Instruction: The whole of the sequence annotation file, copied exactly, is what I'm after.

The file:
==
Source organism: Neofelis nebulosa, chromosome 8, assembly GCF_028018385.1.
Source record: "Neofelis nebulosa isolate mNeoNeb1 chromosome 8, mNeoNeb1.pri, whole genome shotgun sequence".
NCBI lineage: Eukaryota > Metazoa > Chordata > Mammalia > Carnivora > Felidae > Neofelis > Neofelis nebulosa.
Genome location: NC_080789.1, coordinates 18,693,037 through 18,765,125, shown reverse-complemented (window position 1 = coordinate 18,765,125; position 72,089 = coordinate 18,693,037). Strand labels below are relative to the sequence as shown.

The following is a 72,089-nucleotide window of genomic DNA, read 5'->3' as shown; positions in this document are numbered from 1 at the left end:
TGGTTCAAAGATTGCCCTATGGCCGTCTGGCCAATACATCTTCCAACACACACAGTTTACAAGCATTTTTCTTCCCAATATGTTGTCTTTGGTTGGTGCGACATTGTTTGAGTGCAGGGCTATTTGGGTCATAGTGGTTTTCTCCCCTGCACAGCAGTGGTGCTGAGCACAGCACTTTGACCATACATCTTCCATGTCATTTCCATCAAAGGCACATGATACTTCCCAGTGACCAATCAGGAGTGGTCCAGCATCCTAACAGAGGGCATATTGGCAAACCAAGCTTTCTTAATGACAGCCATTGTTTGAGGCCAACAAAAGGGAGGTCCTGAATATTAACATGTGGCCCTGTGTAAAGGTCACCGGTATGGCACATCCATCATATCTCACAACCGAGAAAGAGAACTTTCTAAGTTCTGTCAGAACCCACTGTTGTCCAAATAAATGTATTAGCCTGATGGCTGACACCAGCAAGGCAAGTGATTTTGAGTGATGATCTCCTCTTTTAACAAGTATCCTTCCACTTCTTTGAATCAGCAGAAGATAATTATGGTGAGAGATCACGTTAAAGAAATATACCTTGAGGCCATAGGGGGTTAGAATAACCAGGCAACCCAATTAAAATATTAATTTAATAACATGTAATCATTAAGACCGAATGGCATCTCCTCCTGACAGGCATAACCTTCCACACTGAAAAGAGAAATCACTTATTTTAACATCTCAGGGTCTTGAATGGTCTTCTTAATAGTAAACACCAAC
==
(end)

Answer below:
Source organism: Neofelis nebulosa, chromosome 8, assembly GCF_028018385.1.
Source record: "Neofelis nebulosa isolate mNeoNeb1 chromosome 8, mNeoNeb1.pri, whole genome shotgun sequence".
NCBI lineage: Eukaryota > Metazoa > Chordata > Mammalia > Carnivora > Felidae > Neofelis > Neofelis nebulosa.
Genome location: NC_080789.1, coordinates 18,693,037 through 18,765,125, shown reverse-complemented (window position 1 = coordinate 18,765,125; position 72,089 = coordinate 18,693,037). Strand labels below are relative to the sequence as shown.

The following is a 72,089-nucleotide window of genomic DNA, read 5'->3' as shown; positions in this document are numbered from 1 at the left end:
TGGTTCAAAGATTGCCCTATGGCCGTCTGGCCAATACATCTTCCAACACACACAGTTTACAAGCATTTTTCTTCCCAATATGTTGTCTTTGGTTGGTGCGACATTGTTTGAGTGCAGGGCTATTTGGGTCATAGTGGTTTTCTCCCCTGCACAGCAGTGGTGCTGAGCACAGCACTTTGACCATACATCTTCCATGTCATTTCCATCAAAGGCACATGATACTTCCCAGTGACCAATCAGGAGTGGTCCAGCATCCTAACAGAGGGCATATTGGCAAACCAAGCTTTCTTAATGACAGCCATTGTTTGAGGCCAACAAAAGGGAGGTCCTGAATATTAACATGTGGCCCTGTGTAAAGGTCACCGGTATGGCACATCCATCATATCTCACAACCGAGAAAGAGAACTTTCTAAGTTCTGTCAGAACCCACTGTTGTCCAAATAAATGTATTAGCCTGATGGCTGACACCAGCAAGGCAAGTGATTTTGAGTGATGATCTCCTCTTTTAACAAGTATCCTTCCACTTCTTTGAATCAGCAGAAGATAATTATGGTGAGAGATCACGTTAAAGAAATATACCTTGAGGCCATAGGGGGTTAGAATAACCAGGCAACCCAATTAAAATATTAATTTAATAACATGTAATCATTAAGACCGAATGGCATCTCCTCCTGACAGGCATAACCTTCCACACTGAAAAGAGAAATCACTTATTTTAACATCTCAGGGTCTTGAATGGTCTTCTTAATAGTAAACACCAAC